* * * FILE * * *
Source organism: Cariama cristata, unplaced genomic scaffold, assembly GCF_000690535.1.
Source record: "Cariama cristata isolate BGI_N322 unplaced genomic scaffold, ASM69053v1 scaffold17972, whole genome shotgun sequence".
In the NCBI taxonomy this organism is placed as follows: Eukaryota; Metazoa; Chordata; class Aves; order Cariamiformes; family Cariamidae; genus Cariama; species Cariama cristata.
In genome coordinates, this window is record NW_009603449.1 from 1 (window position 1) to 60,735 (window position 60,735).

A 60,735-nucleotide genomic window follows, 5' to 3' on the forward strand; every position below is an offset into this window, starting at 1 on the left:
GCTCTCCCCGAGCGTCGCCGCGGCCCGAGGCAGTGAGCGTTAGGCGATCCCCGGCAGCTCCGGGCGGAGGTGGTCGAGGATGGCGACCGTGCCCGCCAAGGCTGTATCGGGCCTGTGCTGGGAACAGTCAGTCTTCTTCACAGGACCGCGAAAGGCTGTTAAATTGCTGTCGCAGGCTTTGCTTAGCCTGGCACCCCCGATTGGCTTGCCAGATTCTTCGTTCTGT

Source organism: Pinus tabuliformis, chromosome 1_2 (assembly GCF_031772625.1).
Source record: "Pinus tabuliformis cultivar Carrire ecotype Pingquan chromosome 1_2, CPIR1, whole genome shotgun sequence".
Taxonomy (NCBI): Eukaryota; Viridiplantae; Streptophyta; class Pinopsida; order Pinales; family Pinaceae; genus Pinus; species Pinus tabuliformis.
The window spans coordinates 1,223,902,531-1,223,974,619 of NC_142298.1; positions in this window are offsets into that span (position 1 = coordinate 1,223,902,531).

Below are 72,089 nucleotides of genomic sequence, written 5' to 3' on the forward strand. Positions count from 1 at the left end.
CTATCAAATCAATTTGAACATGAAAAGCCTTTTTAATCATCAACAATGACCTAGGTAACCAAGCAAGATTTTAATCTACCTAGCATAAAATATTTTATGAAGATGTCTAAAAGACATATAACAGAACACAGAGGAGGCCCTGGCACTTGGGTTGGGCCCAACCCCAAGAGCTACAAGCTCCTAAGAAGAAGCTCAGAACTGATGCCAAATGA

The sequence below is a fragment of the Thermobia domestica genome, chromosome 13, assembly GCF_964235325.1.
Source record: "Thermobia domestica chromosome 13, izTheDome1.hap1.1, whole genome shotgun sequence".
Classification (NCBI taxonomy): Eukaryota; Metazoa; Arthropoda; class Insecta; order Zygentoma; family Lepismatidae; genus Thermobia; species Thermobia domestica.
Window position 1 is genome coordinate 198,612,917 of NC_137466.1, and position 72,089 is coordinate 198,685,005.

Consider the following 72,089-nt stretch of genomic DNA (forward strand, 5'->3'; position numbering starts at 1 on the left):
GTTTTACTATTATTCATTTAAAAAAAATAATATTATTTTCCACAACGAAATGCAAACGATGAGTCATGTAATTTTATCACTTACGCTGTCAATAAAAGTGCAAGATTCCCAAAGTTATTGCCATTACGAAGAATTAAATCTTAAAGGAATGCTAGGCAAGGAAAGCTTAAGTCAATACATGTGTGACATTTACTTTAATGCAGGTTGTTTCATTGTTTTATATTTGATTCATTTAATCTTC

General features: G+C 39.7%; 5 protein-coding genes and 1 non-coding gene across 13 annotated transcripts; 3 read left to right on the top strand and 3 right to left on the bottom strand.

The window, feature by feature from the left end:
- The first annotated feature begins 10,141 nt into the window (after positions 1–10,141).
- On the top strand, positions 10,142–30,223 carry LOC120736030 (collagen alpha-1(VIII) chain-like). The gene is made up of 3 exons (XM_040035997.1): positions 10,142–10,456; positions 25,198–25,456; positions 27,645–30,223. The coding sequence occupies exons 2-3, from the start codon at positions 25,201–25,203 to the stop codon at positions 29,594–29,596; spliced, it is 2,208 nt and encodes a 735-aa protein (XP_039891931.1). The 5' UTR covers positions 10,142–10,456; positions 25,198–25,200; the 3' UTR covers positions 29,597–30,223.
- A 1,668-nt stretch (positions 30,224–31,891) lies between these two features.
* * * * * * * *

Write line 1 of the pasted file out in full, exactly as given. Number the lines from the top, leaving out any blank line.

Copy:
Source organism: Cariama cristata, unplaced genomic scaffold, assembly GCF_000690535.1.